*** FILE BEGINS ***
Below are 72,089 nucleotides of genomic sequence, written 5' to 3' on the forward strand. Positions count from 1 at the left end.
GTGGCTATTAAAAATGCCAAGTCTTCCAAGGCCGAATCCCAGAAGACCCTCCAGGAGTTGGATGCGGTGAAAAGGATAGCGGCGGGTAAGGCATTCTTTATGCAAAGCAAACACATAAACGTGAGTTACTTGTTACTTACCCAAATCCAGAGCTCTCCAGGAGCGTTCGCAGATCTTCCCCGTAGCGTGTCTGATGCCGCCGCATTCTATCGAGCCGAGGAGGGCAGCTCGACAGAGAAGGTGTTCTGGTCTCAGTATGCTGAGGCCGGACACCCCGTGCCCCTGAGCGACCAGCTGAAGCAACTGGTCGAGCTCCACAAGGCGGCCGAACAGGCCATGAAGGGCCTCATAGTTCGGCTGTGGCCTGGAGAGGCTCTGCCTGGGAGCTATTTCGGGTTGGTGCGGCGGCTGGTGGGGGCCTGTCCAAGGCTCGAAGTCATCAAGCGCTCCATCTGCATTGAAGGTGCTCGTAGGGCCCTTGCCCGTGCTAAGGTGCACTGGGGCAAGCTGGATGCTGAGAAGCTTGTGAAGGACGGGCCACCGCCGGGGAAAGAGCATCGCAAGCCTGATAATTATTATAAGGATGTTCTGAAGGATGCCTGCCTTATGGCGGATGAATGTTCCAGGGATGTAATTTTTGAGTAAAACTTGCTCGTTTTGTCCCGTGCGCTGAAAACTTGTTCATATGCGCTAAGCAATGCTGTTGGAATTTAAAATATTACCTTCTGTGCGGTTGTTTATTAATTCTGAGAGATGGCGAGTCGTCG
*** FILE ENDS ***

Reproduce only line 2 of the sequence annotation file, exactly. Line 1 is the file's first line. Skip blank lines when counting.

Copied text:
GTGGCTATTAAAAATGCCAAGTCTTCCAAGGCCGAATCCCAGAAGACCCTCCAGGAGTTGGATGCGGTGAAAAGGATAGCGGCGGGTAAGGCATTCTTTATGCAAAGCAAACACATAAACGTGAGTTACTTGTTACTTACCCAAATCCAGAGCTCTCCAGGAGCGTTCGCAGATCTTCCCCGTAGCGTGTCTGATGCCGCCGCATTCTATCGAGCCGAGGAGGGCAGCTCGACAGAGAAGGTGTTCTGGTCTCAGTATGCTGAGGCCGGACACCCCGTGCCCCTGAGCGACCAGCTGAAGCAACTGGTCGAGCTCCACAAGGCGGCCGAACAGGCCATGAAGGGCCTCATAGTTCGGCTGTGGCCTGGAGAGGCTCTGCCTGGGAGCTATTTCGGGTTGGTGCGGCGGCTGGTGGGGGCCTGTCCAAGGCTCGAAGTCATCAAGCGCTCCATCTGCATTGAAGGTGCTCGTAGGGCCCTTGCCCGTGCTAAGGTGCACTGGGGCAAGCTGGATGCTGAGAAGCTTGTGAAGGACGGGCCACCGCCGGGGAAAGAGCATCGCAAGCCTGATAATTATTATAAGGATGTTCTGAAGGATGCCTGCCTTATGGCGGATGAATGTTCCAGGGATGTAATTTTTGAGTAAAACTTGCTCGTTTTGTCCCGTGCGCTGAAAACTTGTTCATATGCGCTAAGCAATGCTGTTGGAATTTAAAATATTACCTTCTGTGCGGTTGTTTATTAATTCTGAGAGATGGCGAGTCGTCG